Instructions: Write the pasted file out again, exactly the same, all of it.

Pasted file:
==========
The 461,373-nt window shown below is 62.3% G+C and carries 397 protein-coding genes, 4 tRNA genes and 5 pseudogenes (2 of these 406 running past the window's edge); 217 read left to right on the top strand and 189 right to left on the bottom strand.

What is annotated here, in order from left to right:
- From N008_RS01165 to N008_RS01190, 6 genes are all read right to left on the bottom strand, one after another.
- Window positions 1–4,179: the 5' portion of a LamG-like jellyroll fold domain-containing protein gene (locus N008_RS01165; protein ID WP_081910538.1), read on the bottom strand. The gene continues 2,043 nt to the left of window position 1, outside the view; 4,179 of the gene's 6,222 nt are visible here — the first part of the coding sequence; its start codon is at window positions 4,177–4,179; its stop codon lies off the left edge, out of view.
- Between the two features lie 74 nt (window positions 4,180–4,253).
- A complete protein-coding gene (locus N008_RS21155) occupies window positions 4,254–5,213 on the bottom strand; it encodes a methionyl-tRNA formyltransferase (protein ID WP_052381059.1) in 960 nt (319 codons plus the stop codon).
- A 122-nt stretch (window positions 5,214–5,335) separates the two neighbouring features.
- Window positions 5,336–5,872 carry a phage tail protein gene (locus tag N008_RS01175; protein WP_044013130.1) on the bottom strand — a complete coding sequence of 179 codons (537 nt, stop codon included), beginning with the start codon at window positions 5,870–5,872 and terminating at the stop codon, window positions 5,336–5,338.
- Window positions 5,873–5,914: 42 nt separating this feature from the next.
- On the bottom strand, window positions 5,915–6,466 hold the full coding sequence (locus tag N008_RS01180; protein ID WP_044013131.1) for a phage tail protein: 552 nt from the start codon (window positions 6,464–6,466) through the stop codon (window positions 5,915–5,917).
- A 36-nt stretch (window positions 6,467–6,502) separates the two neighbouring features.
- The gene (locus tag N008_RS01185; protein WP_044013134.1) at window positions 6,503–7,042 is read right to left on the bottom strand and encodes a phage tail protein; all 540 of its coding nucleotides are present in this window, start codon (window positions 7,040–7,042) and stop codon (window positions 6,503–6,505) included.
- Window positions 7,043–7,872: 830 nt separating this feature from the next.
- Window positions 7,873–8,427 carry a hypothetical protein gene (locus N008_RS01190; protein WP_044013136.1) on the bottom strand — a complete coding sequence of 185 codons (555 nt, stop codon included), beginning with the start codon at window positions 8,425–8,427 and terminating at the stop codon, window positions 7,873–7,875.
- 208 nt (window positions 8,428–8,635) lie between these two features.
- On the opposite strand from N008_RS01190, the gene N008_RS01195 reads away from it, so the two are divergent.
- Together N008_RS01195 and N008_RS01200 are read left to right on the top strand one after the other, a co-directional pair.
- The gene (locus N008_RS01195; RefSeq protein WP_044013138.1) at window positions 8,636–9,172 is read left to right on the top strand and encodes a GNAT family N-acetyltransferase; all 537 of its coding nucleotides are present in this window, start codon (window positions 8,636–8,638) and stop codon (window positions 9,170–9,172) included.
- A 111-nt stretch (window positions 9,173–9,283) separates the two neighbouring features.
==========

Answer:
The 461,373-nt window shown below is 62.3% G+C and carries 397 protein-coding genes, 4 tRNA genes and 5 pseudogenes (2 of these 406 running past the window's edge); 217 read left to right on the top strand and 189 right to left on the bottom strand.

What is annotated here, in order from left to right:
- From N008_RS01165 to N008_RS01190, 6 genes are all read right to left on the bottom strand, one after another.
- Window positions 1–4,179: the 5' portion of a LamG-like jellyroll fold domain-containing protein gene (locus N008_RS01165; protein ID WP_081910538.1), read on the bottom strand. The gene continues 2,043 nt to the left of window position 1, outside the view; 4,179 of the gene's 6,222 nt are visible here — the first part of the coding sequence; its start codon is at window positions 4,177–4,179; its stop codon lies off the left edge, out of view.
- Between the two features lie 74 nt (window positions 4,180–4,253).
- A complete protein-coding gene (locus N008_RS21155) occupies window positions 4,254–5,213 on the bottom strand; it encodes a methionyl-tRNA formyltransferase (protein ID WP_052381059.1) in 960 nt (319 codons plus the stop codon).
- A 122-nt stretch (window positions 5,214–5,335) separates the two neighbouring features.
- Window positions 5,336–5,872 carry a phage tail protein gene (locus tag N008_RS01175; protein WP_044013130.1) on the bottom strand — a complete coding sequence of 179 codons (537 nt, stop codon included), beginning with the start codon at window positions 5,870–5,872 and terminating at the stop codon, window positions 5,336–5,338.
- Window positions 5,873–5,914: 42 nt separating this feature from the next.
- On the bottom strand, window positions 5,915–6,466 hold the full coding sequence (locus tag N008_RS01180; protein ID WP_044013131.1) for a phage tail protein: 552 nt from the start codon (window positions 6,464–6,466) through the stop codon (window positions 5,915–5,917).
- A 36-nt stretch (window positions 6,467–6,502) separates the two neighbouring features.
- The gene (locus tag N008_RS01185; protein WP_044013134.1) at window positions 6,503–7,042 is read right to left on the bottom strand and encodes a phage tail protein; all 540 of its coding nucleotides are present in this window, start codon (window positions 7,040–7,042) and stop codon (window positions 6,503–6,505) included.
- Window positions 7,043–7,872: 830 nt separating this feature from the next.
- Window positions 7,873–8,427 carry a hypothetical protein gene (locus N008_RS01190; protein WP_044013136.1) on the bottom strand — a complete coding sequence of 185 codons (555 nt, stop codon included), beginning with the start codon at window positions 8,425–8,427 and terminating at the stop codon, window positions 7,873–7,875.
- 208 nt (window positions 8,428–8,635) lie between these two features.
- On the opposite strand from N008_RS01190, the gene N008_RS01195 reads away from it, so the two are divergent.
- Together N008_RS01195 and N008_RS01200 are read left to right on the top strand one after the other, a co-directional pair.
- The gene (locus N008_RS01195; RefSeq protein WP_044013138.1) at window positions 8,636–9,172 is read left to right on the top strand and encodes a GNAT family N-acetyltransferase; all 537 of its coding nucleotides are present in this window, start codon (window positions 8,636–8,638) and stop codon (window positions 9,170–9,172) included.
- A 111-nt stretch (window positions 9,173–9,283) separates the two neighbouring features.